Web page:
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Thought for the Day: Improving Quality of Life with Chesed

The tanna devei eliyahu says that acts of g'milus chasadim give a person a "guf shalom" -- a body at peace.  As noted before, shalom does not mean the absence of fighting; rather it means that the component parts are doing their job and the the system as a whole is working at maximum efficiency.  Given that, what does chesed have to to with shalom?

The Chovos HaLevavos gives a beautiful mashal.  Imagine a king who hires a agent to conduct some important business for the king in a distant land.  Of course, the king is also going to supply the agent with everything he needs to accomplish his task -- including servants of the king who will be assigned (temporarily) to the king's agent.  The servants are loyal to the agent, but only so long as he is loyal to the king.  If the agent starts to do things that are counter to the king's wishes or even not in line with the agent's mission, then the servants are also likely to rebel.  So too, says the Chovos HaLevavos, our n'shama is an agent sent by the Supreme King and we are given the servants we need: 248 limbs and 365 sinews.  When we do our job (ratzon HaShem), our body does its job; if not, not.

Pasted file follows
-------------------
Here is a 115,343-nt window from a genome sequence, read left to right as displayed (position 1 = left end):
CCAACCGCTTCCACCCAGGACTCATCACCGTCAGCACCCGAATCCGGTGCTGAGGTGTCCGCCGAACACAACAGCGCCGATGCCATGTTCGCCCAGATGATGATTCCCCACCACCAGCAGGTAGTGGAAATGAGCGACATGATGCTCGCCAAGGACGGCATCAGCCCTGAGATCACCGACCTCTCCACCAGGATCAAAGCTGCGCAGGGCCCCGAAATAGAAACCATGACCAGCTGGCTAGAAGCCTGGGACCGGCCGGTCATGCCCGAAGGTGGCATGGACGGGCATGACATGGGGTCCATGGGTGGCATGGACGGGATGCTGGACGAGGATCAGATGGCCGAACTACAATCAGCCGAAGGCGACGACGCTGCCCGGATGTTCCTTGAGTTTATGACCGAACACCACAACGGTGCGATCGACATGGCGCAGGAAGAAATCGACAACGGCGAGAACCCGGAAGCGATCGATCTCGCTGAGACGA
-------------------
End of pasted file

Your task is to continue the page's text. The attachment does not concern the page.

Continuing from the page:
Our mission: olam chesed yibaneh (the world was built for chesed) (T'hillim 89:3).  When we deliver, our body is working at maximum efficiency with all the parts doing their job.  If not, not.

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